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July 27, 2012 9:14 pm
Not Me: Memoirs of a German Childhood, by Joachim Fest, translated by Martin Chalmers, Atlantic, RRP£20, 336 pages
When the Nazis came to power in 1933, few Germans foresaw the depths of barbarity into which their country would sink. Germany was the nation of Beethoven and Goethe, of Kant and Hegel. Its people were among the best educated and highly cultured in Europe – it seemed inconceivable that they would tolerate a vulgar thug like Hitler for long.
In this thoughtful and subtle memoir, expertly translated by Martin Chalmers, Joachim Fest chronicles the helpless astonishment with which educated Germans watched the gradual corruption of their country, their people and their beliefs. It is a subject that Fest has written about before, not only in his famous biographies of Hitler and Speer, but also in his capacity as co-editor of the Frankfurter Allgemeine Zeitung. This book, however, which was first published in German shortly after the author’s death in 2006, is a much more personal view.
The son of a headmaster, Fest grew up on the outskirts of Berlin in the Nazi era. Much of his childhood was spent watching family friends arguing round the dinner table about what on earth had gone wrong with their country. “Why do these easy victories of Hitler never stop?” they would ask despairingly. “Why did the Nazi swindle not simply collapse in the face of the laughter of the educated?” The most outspoken of these intellectuals – and the true hero of Not Me – is Fest’s father. This passionately moral man steadfastly refused to succumb to Nazi pressure, despite being stripped of his job, shunned by former friends and colleagues, and visited regularly by the Gestapo. He kept his children out of the Hitler Youth, resisted being called up to build anti-tank defences, and did not give in even when his wife begged him to.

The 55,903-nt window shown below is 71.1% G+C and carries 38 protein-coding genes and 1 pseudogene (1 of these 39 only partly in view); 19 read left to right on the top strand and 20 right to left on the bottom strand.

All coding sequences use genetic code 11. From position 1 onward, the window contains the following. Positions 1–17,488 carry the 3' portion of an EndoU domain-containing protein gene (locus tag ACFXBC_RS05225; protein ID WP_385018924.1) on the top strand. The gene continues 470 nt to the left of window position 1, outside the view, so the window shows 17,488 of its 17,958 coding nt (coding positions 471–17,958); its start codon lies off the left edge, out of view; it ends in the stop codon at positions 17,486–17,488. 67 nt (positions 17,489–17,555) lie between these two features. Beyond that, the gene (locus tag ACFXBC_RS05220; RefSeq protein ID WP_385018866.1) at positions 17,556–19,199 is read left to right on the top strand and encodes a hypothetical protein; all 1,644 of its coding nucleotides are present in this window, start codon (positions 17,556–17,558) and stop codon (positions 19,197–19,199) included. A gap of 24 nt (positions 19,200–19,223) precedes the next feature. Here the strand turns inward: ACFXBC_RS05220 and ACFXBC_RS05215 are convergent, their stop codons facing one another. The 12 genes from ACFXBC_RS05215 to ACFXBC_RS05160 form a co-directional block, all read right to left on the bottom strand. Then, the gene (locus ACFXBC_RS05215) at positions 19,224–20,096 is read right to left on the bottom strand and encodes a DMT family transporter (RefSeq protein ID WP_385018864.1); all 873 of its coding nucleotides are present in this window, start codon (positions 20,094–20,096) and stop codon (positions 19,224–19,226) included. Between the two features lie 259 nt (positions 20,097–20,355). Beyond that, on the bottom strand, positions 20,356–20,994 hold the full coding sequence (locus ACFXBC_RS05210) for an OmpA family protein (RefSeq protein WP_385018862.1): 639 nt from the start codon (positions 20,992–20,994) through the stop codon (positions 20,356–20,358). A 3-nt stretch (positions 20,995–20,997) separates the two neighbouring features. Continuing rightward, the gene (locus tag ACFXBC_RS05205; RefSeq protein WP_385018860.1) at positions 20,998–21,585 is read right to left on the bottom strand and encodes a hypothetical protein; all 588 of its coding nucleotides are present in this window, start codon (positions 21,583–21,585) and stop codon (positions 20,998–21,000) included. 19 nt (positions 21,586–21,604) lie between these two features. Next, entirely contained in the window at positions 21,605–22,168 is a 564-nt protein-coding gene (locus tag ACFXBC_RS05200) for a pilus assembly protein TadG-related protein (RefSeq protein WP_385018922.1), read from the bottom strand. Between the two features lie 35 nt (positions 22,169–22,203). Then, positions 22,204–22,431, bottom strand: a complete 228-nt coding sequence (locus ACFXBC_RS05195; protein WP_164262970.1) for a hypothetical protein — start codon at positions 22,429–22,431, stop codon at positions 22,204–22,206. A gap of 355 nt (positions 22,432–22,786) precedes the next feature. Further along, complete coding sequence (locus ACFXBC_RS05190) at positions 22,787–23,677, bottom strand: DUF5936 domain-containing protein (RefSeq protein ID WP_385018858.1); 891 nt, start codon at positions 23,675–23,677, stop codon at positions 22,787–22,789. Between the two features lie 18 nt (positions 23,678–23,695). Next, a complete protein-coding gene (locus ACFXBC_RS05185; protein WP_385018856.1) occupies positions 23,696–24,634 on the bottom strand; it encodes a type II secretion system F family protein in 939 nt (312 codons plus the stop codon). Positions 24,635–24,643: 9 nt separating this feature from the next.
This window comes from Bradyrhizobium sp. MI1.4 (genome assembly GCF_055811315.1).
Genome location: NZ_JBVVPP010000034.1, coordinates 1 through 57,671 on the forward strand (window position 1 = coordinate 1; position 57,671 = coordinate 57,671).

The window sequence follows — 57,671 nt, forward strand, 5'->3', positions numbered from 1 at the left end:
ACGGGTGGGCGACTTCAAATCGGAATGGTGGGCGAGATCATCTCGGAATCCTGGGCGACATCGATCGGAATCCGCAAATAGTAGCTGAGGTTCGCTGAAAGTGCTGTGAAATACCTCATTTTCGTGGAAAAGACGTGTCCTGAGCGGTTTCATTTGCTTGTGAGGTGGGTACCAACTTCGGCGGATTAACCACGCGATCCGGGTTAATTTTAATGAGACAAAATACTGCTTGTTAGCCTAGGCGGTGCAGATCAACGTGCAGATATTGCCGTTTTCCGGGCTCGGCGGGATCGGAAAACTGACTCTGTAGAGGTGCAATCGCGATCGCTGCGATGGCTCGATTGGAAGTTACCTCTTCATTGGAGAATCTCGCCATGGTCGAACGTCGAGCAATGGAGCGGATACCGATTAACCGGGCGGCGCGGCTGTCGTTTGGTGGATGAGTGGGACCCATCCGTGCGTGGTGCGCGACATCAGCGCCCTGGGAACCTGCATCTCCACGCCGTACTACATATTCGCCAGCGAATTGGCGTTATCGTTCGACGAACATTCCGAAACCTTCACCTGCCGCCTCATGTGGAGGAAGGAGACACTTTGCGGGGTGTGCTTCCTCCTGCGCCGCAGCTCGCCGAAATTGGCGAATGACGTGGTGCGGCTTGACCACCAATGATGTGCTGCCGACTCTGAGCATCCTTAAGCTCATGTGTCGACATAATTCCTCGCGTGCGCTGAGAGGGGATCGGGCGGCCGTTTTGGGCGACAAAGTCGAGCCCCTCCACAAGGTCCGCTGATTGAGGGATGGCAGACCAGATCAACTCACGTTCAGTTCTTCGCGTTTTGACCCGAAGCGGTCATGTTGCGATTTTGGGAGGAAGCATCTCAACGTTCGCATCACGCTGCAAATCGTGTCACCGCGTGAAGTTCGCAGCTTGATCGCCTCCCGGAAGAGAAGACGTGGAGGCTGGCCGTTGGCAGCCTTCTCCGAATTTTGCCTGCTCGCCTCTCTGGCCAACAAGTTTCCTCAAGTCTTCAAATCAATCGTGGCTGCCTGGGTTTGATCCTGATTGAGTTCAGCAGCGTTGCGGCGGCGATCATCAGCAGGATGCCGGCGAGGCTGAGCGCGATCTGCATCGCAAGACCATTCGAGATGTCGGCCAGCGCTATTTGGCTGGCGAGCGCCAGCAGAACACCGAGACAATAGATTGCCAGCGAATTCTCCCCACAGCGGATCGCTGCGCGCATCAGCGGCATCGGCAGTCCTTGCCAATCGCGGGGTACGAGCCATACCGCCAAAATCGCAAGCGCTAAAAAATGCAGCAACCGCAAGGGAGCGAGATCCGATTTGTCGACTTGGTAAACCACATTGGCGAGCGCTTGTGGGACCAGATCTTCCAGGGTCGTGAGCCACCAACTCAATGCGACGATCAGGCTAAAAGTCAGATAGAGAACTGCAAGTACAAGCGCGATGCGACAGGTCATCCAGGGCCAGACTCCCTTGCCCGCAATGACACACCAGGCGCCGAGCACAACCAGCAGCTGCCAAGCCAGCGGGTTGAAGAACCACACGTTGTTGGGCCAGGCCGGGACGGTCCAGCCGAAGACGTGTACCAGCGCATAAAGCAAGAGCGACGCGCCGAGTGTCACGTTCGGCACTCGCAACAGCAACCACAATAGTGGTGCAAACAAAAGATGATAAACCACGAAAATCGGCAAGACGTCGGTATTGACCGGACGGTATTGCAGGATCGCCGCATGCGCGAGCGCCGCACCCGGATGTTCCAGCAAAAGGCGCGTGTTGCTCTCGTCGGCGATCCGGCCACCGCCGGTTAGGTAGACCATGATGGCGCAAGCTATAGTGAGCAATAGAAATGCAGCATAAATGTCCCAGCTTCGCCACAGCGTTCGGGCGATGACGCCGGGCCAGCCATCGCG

While many similarly intransigent family friends ended up being arrested, or simply “disappeared”, the Fests themselves seemed for years to be relatively immune from harm. (It later turned out that they were being protected by a local Nazi official, a man they all despised.) Consequently, the author was free to live a surprisingly normal childhood. He learnt the piano, monkeyed about in the garden and played practical jokes on the neighbours. Even when he was expelled from school for scrawling caricatures of Hitler on his desk, the only real consequence was that he and his brothers were sent to a new school.
This creates an interesting tension in the book. Despite the relative “normality” of some of his childhood memories, he cannot look back without feeling the constant weight of historical events. When he reminisces about the sky glowing red above the Christmas market in Berlin, for example, it is implicit that the sky would soon be glowing red for much less benign reasons. And there is something dreadfully ominous about the way one of his schoolmates plays with his toy soldiers. After painstakingly setting up more than 2,000 figures to re-enact one of Napoleon’s battles, he attacks them with an old lamp chain. “I am Fate!” he cries as he swings destructively at his toy battlefield. “No one can escape me! I am omnipotent!”